Towards the end of last year, Hawaii state legislator Chris Lee called out videogame loot boxes. He described EA's Battlefront 2 as "a Star Wars-themed online casino", and announced plans to seek an "accountability piece" of legislation in a bid to govern how publishers implement the controversial system.
Four new bills have now been introduced to this end.
As reported by the Hawaii Tribune Herald (via Rolling Stone), House Bill 2727 and Senate Bill 3025 aim to force publishers to prominently label games that contain purchasable items—as well as their probability drop rates.
House Bill 2686 and Senate Bill 3024, on the other hand, would prohibit the sale of games containing electronic gambling systems that use real money to anyone under the age of 21.
"I grew up playing games my whole life," says Lee, as reported by the Tribune Herald. "I’ve watched firsthand the evolution of the industry from one that seeks to create new things to one that’s begun to exploit people, especially children, to maximise profit."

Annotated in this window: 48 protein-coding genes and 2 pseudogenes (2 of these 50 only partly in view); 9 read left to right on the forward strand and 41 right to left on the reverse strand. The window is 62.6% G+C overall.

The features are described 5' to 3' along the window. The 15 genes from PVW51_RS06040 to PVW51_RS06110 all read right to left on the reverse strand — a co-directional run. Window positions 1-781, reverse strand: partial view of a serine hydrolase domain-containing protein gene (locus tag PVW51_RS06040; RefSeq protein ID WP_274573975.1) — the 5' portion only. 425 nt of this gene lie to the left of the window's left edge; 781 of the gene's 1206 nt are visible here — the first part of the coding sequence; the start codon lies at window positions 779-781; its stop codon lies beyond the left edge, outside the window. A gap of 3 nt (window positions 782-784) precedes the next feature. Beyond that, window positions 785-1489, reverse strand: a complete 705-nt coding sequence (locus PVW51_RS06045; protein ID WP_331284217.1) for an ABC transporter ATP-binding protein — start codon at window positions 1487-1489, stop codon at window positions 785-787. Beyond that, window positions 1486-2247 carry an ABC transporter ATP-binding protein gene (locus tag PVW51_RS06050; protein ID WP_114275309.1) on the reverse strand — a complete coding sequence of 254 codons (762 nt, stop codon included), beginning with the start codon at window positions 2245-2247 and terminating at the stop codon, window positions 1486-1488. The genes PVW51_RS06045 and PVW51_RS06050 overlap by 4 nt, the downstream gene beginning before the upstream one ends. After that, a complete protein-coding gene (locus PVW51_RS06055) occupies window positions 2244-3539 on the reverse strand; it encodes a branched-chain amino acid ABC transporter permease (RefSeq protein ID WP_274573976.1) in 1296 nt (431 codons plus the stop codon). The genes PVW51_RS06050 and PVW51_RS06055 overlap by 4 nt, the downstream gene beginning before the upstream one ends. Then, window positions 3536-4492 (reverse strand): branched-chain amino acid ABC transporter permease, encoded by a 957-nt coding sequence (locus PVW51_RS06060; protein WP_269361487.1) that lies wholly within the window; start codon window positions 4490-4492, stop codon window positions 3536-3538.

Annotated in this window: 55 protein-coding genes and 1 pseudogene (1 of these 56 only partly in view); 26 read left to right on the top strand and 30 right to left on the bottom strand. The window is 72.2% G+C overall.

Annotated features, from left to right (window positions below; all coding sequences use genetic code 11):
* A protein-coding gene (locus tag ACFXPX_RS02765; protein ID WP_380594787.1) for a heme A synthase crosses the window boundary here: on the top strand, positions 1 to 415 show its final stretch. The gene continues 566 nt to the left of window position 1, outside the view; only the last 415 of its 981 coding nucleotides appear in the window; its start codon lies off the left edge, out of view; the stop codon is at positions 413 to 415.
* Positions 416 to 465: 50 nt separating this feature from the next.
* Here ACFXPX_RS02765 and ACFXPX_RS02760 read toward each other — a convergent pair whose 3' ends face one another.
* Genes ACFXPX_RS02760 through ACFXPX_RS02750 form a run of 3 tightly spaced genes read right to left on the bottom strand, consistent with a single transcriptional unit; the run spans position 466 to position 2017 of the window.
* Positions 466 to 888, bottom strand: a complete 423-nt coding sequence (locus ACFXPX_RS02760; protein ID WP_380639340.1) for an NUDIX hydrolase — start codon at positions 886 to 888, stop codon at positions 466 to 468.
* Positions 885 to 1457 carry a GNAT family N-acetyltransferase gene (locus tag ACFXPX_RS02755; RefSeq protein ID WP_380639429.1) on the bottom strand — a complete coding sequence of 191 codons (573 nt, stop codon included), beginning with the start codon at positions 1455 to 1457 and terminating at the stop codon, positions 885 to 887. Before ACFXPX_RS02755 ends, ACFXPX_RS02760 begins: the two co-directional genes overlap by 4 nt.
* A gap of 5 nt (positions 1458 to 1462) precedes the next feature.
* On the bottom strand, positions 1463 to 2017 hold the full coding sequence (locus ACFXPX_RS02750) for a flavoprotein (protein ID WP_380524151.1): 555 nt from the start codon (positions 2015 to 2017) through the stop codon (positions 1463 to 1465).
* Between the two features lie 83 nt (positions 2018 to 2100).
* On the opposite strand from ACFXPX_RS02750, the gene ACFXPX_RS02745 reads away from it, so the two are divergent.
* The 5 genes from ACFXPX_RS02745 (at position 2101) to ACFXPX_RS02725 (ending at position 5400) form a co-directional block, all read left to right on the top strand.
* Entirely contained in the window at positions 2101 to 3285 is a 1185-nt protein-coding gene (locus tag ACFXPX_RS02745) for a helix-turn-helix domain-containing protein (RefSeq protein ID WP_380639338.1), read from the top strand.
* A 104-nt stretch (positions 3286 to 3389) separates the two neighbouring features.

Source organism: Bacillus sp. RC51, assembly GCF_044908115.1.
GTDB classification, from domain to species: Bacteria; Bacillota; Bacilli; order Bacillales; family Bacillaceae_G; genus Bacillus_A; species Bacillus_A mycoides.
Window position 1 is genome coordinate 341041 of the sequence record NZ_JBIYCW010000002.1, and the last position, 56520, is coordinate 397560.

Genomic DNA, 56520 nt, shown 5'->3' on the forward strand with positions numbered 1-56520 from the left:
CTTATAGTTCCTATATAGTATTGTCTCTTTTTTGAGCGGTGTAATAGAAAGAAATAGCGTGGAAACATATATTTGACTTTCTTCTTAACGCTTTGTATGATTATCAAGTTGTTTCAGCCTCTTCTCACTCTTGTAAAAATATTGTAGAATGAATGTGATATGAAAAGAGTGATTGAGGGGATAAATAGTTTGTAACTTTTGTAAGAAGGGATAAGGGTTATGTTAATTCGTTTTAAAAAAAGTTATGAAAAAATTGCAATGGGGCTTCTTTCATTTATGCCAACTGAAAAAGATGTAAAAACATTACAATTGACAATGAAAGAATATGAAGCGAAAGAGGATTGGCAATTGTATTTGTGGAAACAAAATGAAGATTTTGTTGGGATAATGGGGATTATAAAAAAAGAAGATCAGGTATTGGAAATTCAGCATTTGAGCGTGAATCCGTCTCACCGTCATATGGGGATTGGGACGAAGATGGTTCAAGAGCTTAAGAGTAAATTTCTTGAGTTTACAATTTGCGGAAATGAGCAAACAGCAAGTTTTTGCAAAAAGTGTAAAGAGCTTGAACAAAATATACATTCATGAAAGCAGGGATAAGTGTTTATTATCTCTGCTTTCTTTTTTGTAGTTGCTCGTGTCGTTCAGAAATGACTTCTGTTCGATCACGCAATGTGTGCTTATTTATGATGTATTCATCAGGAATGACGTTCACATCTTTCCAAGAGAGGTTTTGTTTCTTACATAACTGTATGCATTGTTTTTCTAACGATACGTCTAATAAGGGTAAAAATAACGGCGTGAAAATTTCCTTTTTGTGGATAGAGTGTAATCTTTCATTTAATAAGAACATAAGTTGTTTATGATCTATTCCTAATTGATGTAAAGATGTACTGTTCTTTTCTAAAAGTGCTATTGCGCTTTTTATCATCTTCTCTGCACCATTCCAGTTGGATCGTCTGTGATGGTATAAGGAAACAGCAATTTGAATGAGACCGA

Published on December 5, 2017, here's Lee's 'Next steps: What you can do to fix the gaming industry' short:
Lee tells the Tribune Herald: "If enough of the market reacts, the industry would have to respond and change its practices.
"It’s a $30 billion industry. It’s bigger than Hollywood. It’s an industry that can reach into everyone’s pockets and phones and consoles and PCs, but there’s no authority to force them to disclose their practices."
If passed, it's unclear how the above will affect the US' ESRB ratings—if at all. We've reached out to the ESRB, and will update as and when we hear back.
For further reading, here's how the loot box controversy shaped gaming in 2017.